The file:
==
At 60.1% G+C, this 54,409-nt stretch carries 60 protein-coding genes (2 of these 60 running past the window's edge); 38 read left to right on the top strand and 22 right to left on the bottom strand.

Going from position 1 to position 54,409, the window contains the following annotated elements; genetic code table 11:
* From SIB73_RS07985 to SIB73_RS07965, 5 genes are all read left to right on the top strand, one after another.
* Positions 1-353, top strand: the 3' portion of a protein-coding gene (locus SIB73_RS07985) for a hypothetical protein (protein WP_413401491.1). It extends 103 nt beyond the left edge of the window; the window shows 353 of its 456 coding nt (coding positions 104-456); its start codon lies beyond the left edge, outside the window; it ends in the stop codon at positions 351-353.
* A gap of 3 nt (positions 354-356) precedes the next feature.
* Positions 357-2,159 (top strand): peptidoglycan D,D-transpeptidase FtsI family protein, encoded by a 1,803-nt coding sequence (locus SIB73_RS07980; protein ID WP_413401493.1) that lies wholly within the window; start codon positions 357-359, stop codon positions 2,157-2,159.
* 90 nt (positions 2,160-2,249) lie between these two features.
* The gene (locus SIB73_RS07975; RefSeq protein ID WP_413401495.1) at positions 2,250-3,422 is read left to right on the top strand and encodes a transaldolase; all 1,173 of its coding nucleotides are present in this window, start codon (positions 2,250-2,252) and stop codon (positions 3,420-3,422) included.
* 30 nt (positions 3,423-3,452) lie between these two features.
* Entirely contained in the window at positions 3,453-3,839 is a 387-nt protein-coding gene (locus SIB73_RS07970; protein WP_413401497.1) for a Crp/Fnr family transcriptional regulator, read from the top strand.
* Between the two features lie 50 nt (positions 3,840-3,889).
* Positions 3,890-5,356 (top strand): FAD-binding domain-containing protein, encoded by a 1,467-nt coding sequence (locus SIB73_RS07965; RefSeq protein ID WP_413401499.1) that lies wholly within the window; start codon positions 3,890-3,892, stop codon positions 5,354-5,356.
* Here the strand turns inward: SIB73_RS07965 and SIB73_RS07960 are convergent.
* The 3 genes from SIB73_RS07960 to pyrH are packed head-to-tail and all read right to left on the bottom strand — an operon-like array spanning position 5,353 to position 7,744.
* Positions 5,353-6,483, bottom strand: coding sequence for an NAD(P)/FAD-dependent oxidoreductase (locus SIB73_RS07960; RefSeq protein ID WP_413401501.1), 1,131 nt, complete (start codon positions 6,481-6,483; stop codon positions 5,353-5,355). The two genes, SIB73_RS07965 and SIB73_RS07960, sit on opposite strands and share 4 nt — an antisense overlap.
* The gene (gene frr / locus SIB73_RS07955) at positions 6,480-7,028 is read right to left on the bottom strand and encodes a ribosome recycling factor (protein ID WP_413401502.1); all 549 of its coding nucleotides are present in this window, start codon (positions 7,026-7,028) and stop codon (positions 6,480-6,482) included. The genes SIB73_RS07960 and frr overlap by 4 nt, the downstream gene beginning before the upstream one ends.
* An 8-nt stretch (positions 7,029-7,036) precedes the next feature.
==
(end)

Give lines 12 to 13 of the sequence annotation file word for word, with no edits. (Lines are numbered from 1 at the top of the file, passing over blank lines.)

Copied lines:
* Positions 3,890-5,356 (top strand): FAD-binding domain-containing protein, encoded by a 1,467-nt coding sequence (locus SIB73_RS07965; RefSeq protein ID WP_413401499.1) that lies wholly within the window; start codon positions 3,890-3,892, stop codon positions 5,354-5,356.
* Here the strand turns inward: SIB73_RS07965 and SIB73_RS07960 are convergent.